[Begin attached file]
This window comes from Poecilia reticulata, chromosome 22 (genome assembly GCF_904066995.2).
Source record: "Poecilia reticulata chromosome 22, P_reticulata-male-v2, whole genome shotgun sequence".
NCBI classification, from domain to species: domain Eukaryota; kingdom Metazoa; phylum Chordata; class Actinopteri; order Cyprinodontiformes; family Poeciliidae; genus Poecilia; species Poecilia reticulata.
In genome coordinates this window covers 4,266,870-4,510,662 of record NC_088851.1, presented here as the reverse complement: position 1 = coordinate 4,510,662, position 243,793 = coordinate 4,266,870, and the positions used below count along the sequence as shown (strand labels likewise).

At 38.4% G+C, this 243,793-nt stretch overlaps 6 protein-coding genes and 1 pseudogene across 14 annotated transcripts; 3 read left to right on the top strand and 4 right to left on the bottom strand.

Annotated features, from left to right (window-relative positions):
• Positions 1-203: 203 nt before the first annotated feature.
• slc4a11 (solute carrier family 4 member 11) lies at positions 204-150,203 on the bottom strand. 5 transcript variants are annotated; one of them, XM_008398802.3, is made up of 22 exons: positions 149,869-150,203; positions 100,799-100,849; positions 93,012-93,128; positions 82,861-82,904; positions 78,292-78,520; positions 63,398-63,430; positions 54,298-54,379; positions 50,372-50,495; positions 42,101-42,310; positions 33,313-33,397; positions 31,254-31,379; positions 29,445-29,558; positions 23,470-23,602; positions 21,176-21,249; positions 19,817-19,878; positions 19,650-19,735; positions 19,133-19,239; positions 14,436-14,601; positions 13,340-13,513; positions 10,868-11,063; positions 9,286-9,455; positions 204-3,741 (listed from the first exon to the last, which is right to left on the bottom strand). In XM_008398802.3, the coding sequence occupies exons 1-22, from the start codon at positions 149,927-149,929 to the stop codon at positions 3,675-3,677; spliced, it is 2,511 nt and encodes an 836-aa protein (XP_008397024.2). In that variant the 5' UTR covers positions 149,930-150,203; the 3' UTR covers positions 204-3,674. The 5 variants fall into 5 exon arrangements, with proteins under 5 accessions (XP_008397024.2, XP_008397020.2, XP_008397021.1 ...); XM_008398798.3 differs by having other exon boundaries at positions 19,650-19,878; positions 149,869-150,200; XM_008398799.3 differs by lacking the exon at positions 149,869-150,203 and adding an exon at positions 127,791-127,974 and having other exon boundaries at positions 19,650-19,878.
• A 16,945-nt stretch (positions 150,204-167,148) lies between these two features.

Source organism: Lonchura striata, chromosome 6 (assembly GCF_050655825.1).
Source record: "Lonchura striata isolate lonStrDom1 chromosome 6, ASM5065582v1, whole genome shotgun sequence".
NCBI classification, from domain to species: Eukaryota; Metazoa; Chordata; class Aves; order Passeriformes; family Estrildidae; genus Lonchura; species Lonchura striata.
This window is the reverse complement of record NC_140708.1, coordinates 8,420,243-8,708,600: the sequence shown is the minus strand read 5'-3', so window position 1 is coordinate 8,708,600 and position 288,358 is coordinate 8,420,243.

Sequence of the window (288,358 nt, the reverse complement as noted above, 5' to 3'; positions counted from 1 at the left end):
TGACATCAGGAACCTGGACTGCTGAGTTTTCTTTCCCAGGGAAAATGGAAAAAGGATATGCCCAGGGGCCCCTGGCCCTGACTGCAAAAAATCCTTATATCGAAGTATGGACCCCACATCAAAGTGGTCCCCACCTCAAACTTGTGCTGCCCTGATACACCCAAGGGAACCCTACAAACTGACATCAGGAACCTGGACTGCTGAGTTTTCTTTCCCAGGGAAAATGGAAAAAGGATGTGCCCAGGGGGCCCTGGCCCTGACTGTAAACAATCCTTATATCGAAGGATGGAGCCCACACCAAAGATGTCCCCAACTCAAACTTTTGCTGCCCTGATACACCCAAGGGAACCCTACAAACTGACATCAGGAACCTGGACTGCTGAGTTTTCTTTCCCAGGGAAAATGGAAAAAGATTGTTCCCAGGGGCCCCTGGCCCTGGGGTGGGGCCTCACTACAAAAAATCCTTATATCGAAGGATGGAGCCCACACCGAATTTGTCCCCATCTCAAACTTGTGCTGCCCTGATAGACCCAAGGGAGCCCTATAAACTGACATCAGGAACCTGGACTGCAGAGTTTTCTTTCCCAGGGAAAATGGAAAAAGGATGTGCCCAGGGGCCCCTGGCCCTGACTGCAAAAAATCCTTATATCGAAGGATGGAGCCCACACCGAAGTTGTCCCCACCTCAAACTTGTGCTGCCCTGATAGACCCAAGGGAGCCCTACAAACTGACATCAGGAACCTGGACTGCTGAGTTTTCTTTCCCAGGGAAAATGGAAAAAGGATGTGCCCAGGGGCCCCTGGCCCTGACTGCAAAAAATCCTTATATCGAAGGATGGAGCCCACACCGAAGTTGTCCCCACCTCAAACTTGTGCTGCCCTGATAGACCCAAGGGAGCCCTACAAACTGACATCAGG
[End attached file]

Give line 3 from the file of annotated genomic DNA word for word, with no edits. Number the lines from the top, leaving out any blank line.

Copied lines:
NCBI classification, from domain to species: domain Eukaryota; kingdom Metazoa; phylum Chordata; class Actinopteri; order Cyprinodontiformes; family Poeciliidae; genus Poecilia; species Poecilia reticulata.